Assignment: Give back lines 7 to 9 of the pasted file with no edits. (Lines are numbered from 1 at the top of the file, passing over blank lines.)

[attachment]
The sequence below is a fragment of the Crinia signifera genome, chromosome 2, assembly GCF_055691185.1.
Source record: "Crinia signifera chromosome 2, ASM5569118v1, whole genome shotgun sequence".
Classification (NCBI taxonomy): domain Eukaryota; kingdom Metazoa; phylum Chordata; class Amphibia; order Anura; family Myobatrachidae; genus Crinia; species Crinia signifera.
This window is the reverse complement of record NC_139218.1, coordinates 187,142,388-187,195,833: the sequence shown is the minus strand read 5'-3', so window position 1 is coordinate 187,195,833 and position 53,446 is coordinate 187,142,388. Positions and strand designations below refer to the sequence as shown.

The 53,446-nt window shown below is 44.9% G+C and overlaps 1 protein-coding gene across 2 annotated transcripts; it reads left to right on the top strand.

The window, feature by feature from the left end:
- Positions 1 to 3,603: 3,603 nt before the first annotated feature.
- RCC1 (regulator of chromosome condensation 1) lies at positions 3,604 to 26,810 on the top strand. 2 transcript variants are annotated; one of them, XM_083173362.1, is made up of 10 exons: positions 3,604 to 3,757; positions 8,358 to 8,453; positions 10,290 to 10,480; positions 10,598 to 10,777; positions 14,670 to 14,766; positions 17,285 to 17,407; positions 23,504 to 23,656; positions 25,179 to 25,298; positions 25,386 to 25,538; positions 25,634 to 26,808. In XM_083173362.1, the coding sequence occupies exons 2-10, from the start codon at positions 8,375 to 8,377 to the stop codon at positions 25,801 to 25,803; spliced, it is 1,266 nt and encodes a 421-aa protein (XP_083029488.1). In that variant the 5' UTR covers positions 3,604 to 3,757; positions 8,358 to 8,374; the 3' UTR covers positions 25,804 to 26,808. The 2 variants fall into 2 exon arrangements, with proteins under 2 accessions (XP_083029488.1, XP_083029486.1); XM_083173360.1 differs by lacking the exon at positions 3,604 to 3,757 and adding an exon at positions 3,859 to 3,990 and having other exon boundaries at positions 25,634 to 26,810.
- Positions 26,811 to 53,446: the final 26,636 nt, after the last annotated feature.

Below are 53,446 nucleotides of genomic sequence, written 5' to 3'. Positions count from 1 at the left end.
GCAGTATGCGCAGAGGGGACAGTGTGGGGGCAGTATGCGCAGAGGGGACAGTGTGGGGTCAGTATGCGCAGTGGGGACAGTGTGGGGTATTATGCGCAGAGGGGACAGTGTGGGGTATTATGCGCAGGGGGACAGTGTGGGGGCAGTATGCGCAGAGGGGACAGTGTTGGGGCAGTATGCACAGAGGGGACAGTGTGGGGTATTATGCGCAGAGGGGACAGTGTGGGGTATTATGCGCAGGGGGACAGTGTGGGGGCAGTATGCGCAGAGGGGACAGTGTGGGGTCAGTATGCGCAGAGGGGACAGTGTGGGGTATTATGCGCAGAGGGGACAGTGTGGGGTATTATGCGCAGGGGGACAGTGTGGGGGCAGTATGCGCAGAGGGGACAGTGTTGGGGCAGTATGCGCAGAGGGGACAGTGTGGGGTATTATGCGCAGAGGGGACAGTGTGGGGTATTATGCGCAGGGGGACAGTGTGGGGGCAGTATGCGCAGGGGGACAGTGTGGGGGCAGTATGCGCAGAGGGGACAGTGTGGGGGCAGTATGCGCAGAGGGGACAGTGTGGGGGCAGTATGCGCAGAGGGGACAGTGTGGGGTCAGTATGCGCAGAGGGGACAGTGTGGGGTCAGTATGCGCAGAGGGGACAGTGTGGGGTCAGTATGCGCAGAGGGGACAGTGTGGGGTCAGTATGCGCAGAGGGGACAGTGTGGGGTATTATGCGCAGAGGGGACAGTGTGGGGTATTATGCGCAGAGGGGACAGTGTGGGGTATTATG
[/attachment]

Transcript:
- Positions 1 to 3,603: 3,603 nt before the first annotated feature.
- RCC1 (regulator of chromosome condensation 1) lies at positions 3,604 to 26,810 on the top strand. 2 transcript variants are annotated; one of them, XM_083173362.1, is made up of 10 exons: positions 3,604 to 3,757; positions 8,358 to 8,453; positions 10,290 to 10,480; positions 10,598 to 10,777; positions 14,670 to 14,766; positions 17,285 to 17,407; positions 23,504 to 23,656; positions 25,179 to 25,298; positions 25,386 to 25,538; positions 25,634 to 26,808. In XM_083173362.1, the coding sequence occupies exons 2-10, from the start codon at positions 8,375 to 8,377 to the stop codon at positions 25,801 to 25,803; spliced, it is 1,266 nt and encodes a 421-aa protein (XP_083029488.1). In that variant the 5' UTR covers positions 3,604 to 3,757; positions 8,358 to 8,374; the 3' UTR covers positions 25,804 to 26,808. The 2 variants fall into 2 exon arrangements, with proteins under 2 accessions (XP_083029488.1, XP_083029486.1); XM_083173360.1 differs by lacking the exon at positions 3,604 to 3,757 and adding an exon at positions 3,859 to 3,990 and having other exon boundaries at positions 25,634 to 26,810.
- Positions 26,811 to 53,446: the final 26,636 nt, after the last annotated feature.